It is ironic that a movie with Rajinikanth in a dual role and titled Johnny is also among the most woman-centric Tamil blockbusters. It is also precisely why Johnny, written and directed by the legendary J Mahendran, is ageless.
Earlier in 1980, on Republic Day, Rajinikanth had a hit in a double role in the gangster film Billa. Johnny, an Independence Day release in 1980, was at the other end of the sensibility spectrum. Unlike in Billa and other typical commercial films, in Johnny, the female characters did not exist merely to decorate the screen. Instead, they move the story, they decide the action of the men.
Johnny is a conman. But what occupies his life is music. Right in the first scene, Johnny is recording the folk songs of the hills. And till the end, the love for music guides him. He admires and adores Archana, a lonely singer with a magical voice played extraordinarily by Sridevi. Admiration turns into love. Archana too needs Johnny. But his dark life does not allow him to take the relationship forward. Meanwhile, love blossoms in the life of a miserly barber Vidhyasagar, again played by Rajinikanth. Bhama is the girl. Her innocence melts his heart. But only till he gets to know her fully. Vidhyasagar ends up killing her. He starts hating women. Soon, he comes to Archana’s home and starts living as Johnny, who is on the run now. Vidhyasagar intends to exploit Archana. He repeatedly hurts her. Archana cries silently and is confused, but her love for Johnny is unchanged. It is pure. With a highly restrained yet powerful performance by the lead actors, the story unfolds gracefully and concludes beautifully. Only a master like Mahendran, who had total clarity on what he was doing, could have pulled off such a feat.
While normal screenplays struggle hard to achieve the desired character arc and yet languish, Johnny effortlessly presents it. The writing is exemplary. Two couples. The first: a genuine man albeit with blemishes; an innocent lady. The second: a flawed lady; a man with blemishes but with a golden heart. Their lives cross. The film features writing that builds on the intelligence of the audience. The story moves forward with minimal but impactful interactions of the characters. Every line uttered during the anchor scenes sounds natural and simple, but brings to the fore the core of the characters.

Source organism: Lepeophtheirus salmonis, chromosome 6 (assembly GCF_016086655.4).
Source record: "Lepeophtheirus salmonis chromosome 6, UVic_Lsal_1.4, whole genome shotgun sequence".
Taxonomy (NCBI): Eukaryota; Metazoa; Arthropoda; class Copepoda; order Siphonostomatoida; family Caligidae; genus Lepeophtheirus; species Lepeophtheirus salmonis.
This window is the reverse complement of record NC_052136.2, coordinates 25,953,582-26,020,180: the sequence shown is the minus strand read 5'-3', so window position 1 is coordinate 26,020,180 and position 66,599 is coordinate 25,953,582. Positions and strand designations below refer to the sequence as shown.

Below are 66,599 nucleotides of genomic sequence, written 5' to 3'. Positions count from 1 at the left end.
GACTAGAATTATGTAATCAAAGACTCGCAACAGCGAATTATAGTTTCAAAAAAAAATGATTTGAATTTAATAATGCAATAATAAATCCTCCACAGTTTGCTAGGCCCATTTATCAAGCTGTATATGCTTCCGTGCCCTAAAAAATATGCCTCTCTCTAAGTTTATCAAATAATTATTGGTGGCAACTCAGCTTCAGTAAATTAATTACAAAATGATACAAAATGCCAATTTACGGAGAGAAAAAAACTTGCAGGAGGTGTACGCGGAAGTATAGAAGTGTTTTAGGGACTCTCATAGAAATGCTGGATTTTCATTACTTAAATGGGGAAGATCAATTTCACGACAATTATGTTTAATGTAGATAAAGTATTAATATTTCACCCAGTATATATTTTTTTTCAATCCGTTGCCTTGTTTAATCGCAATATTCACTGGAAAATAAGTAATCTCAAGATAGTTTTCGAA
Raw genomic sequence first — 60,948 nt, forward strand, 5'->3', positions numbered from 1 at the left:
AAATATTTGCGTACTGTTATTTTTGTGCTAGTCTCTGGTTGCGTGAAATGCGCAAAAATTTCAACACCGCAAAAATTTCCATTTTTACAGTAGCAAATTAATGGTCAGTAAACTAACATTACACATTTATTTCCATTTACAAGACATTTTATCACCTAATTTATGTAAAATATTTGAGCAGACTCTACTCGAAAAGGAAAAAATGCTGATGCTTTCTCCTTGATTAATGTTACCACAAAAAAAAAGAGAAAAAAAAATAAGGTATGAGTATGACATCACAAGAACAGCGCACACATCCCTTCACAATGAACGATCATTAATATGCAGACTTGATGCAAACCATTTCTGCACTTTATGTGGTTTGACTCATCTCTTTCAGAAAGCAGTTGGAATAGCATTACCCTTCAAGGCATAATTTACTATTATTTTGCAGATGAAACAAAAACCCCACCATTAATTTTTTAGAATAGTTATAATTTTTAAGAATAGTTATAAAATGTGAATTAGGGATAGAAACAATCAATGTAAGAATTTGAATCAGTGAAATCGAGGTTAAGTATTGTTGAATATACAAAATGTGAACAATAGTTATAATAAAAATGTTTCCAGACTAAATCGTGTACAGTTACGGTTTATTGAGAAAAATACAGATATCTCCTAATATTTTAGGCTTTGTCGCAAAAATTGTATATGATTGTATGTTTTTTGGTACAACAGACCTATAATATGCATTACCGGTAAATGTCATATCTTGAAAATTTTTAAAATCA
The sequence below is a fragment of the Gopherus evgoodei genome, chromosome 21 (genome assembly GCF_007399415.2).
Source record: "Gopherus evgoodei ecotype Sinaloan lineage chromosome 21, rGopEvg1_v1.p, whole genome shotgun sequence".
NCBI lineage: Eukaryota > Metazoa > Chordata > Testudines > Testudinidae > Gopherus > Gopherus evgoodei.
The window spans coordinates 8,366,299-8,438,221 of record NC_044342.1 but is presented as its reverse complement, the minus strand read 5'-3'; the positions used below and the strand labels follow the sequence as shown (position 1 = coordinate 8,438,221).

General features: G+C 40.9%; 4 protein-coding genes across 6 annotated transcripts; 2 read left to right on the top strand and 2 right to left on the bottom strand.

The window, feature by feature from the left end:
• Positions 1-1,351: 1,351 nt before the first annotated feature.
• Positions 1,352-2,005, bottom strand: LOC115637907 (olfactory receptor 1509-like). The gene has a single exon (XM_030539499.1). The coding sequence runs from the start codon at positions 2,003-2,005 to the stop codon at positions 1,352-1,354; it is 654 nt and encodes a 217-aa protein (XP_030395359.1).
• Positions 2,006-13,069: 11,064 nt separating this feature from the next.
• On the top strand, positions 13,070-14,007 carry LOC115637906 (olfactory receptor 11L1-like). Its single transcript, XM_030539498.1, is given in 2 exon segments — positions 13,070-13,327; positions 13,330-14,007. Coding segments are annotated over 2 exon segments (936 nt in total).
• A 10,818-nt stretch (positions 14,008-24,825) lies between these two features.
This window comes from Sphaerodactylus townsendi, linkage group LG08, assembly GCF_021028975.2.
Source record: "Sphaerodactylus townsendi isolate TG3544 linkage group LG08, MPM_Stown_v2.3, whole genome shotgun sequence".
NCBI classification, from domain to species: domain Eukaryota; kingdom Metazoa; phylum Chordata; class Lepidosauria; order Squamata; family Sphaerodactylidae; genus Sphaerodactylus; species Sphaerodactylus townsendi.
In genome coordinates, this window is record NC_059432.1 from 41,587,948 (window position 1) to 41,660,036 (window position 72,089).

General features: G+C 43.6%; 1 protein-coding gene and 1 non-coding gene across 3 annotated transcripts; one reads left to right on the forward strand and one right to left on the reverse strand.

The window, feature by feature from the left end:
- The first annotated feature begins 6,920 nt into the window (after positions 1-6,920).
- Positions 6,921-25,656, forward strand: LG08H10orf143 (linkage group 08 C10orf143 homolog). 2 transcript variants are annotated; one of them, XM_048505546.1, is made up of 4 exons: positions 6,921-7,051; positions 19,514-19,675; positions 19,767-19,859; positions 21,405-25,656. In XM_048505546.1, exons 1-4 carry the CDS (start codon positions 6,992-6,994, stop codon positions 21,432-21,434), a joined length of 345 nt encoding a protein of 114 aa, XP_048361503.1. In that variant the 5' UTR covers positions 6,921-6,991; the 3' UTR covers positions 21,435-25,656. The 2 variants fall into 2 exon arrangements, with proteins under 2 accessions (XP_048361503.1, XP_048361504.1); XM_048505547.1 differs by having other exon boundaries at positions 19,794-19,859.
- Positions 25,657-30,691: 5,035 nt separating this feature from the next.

For instance, when Johnny and Archana have a chance meeting on the beach, the dialogues casually sum up their lives. The scene where Archana proposes but Johnny remains helpless, the scene where Vidhyasagar reveals his true identity to Archana and apologises… He concludes, ‘..I am barber by profession, murderer by accident, and now, because of you .. a human being. Thank you.. thank you very much!’ There is no melodrama, there is no build up. The lines are direct, and from the heart. And yet, they elevate the art.
Johnny is also a film that tells us why Sridevi is well, Sridevi. It is easily one of her lifetime best roles. In the entire film she has only three-four pages of dialogue, none cinematic. Yet, how she scores! Sridevi speaks more with her unsaid words. She expresses her emotional trauma convincingly, not by creating a ruckus but merely by holding back tears. Archana is the soul of Johnny, and Sridevi gives life to Archana.
To this date, Johnny stands out in Rajinikanth’s filmography. It is one of the last films to bank solely on his acting skills. Murattu Kalai, which released in the same year after Johnny, catapulted Rajinikanth into superstardom. The hero’s trajectory changed forever. Barring a few exceptions like an Engeyo Kaeta Kural or a Sri Raghavendrar, Rajinikanth till date is part of revenge dramas, replete with hero intro songs, heavy-duty action, style with cigarettes, punch dialogues, catchy mannerisms, and so on. Basically, all the Rajini things.
Collaborating for the second time with Rajinikanth in Johnny after Mullum Malarum, Mahendran upped the challenge for the actor with a dual role. Rajinikanth gave a memorable performance, especially as Vidhyasagar the stylish, reclusive barber who undergoes a series of tribulations. Love. Betrayal. Murder. Deceit. Realisation. Sacrifice. The character has great range and depth. And Rajini sparkles as Vidhyasagar. In spite of his daring conman acts, the Johnny character needed to subtly display an underlying sense of vulnerability throughout the film. Rajini pulls that off too; sample the scene where Archana proposes to Johnny.
The film has a limited number of characters, and among them Suruli Rajan gets a considerable share. With his peculiar voice and funny body language, the actor provides solid support to Rajinikanth, especially in the initial scenes. There are a few light moments too. Bhama is central to the film. Her innocence attracts Vidhyasagar, her betrayal turns him into a killer. Deepa as Bhama deftly handled the role.
Just like with his many other films, Ilaiyaraaja complements as well as competes with the filmmaker in Johnny, delivering songs and a background score of superior quality. The movie has five songs, and only one has a male singer. Again, stressing the woman-centric nature of the film. ‘En vaanile..’ by Jency is among the greatest melodies of Ilaiyaraaja and is an eternal favourite. ‘Oru iniya manadhu..’ by Sujatha is another powerful melody. ‘Aasaya kaathula ..’ by SP Shailaja still haunts. It also has a Hindi avatar, ‘Stereophonic Sannata..’ from Shamitabh (2015). ‘Kaatril endhan geetham’ by S Janaki is a landmark climax song. The beauty of film is that even as the long-separated hero and heroine meet soon after the song, they do not utter even a single word. Ilaiyaraaja’s music takes over, and the film ends with the caption ‘Music The Life Giver’.